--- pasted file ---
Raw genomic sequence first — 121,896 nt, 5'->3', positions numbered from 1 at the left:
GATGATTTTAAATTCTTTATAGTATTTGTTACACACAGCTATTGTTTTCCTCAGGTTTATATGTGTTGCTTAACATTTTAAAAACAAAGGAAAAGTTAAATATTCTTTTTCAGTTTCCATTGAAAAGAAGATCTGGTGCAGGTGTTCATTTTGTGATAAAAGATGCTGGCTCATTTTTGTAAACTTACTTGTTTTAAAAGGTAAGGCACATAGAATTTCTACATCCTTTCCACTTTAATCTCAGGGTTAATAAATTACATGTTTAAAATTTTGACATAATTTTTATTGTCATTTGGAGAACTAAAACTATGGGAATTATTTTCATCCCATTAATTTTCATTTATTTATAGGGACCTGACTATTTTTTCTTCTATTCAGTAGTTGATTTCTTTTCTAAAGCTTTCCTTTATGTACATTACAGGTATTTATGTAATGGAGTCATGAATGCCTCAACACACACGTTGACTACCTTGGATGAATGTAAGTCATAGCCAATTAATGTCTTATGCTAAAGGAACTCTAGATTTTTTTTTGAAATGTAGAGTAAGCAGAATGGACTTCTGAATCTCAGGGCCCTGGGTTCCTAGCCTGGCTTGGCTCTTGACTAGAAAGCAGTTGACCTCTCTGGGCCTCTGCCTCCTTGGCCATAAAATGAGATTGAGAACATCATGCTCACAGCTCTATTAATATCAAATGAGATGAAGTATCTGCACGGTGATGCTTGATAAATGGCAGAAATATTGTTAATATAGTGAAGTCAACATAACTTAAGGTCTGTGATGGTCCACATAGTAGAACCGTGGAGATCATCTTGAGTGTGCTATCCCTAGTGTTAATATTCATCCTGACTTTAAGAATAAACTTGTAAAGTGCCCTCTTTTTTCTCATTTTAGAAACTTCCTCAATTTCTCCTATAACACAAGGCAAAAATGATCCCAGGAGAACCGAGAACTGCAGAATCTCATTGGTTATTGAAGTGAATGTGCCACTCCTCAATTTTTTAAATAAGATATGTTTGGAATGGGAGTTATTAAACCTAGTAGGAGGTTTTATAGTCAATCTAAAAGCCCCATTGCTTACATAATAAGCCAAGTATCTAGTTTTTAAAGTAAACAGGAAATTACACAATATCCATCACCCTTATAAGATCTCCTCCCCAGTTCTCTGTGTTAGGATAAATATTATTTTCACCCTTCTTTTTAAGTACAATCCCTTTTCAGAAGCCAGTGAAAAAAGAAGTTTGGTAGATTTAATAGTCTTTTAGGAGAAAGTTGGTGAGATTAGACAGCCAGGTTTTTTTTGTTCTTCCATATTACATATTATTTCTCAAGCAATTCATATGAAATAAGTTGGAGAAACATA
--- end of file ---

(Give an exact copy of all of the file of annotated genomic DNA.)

Raw genomic sequence first — 121,896 nt, 5'->3', positions numbered from 1 at the left:
GATGATTTTAAATTCTTTATAGTATTTGTTACACACAGCTATTGTTTTCCTCAGGTTTATATGTGTTGCTTAACATTTTAAAAACAAAGGAAAAGTTAAATATTCTTTTTCAGTTTCCATTGAAAAGAAGATCTGGTGCAGGTGTTCATTTTGTGATAAAAGATGCTGGCTCATTTTTGTAAACTTACTTGTTTTAAAAGGTAAGGCACATAGAATTTCTACATCCTTTCCACTTTAATCTCAGGGTTAATAAATTACATGTTTAAAATTTTGACATAATTTTTATTGTCATTTGGAGAACTAAAACTATGGGAATTATTTTCATCCCATTAATTTTCATTTATTTATAGGGACCTGACTATTTTTTCTTCTATTCAGTAGTTGATTTCTTTTCTAAAGCTTTCCTTTATGTACATTACAGGTATTTATGTAATGGAGTCATGAATGCCTCAACACACACGTTGACTACCTTGGATGAATGTAAGTCATAGCCAATTAATGTCTTATGCTAAAGGAACTCTAGATTTTTTTTTGAAATGTAGAGTAAGCAGAATGGACTTCTGAATCTCAGGGCCCTGGGTTCCTAGCCTGGCTTGGCTCTTGACTAGAAAGCAGTTGACCTCTCTGGGCCTCTGCCTCCTTGGCCATAAAATGAGATTGAGAACATCATGCTCACAGCTCTATTAATATCAAATGAGATGAAGTATCTGCACGGTGATGCTTGATAAATGGCAGAAATATTGTTAATATAGTGAAGTCAACATAACTTAAGGTCTGTGATGGTCCACATAGTAGAACCGTGGAGATCATCTTGAGTGTGCTATCCCTAGTGTTAATATTCATCCTGACTTTAAGAATAAACTTGTAAAGTGCCCTCTTTTTTCTCATTTTAGAAACTTCCTCAATTTCTCCTATAACACAAGGCAAAAATGATCCCAGGAGAACCGAGAACTGCAGAATCTCATTGGTTATTGAAGTGAATGTGCCACTCCTCAATTTTTTAAATAAGATATGTTTGGAATGGGAGTTATTAAACCTAGTAGGAGGTTTTATAGTCAATCTAAAAGCCCCATTGCTTACATAATAAGCCAAGTATCTAGTTTTTAAAGTAAACAGGAAATTACACAATATCCATCACCCTTATAAGATCTCCTCCCCAGTTCTCTGTGTTAGGATAAATATTATTTTCACCCTTCTTTTTAAGTACAATCCCTTTTCAGAAGCCAGTGAAAAAAGAAGTTTGGTAGATTTAATAGTCTTTTAGGAGAAAGTTGGTGAGATTAGACAGCCAGGTTTTTTTTGTTCTTCCATATTACATATTATTTCTCAAGCAATTCATATGAAATAAGTTGGAGAAACATA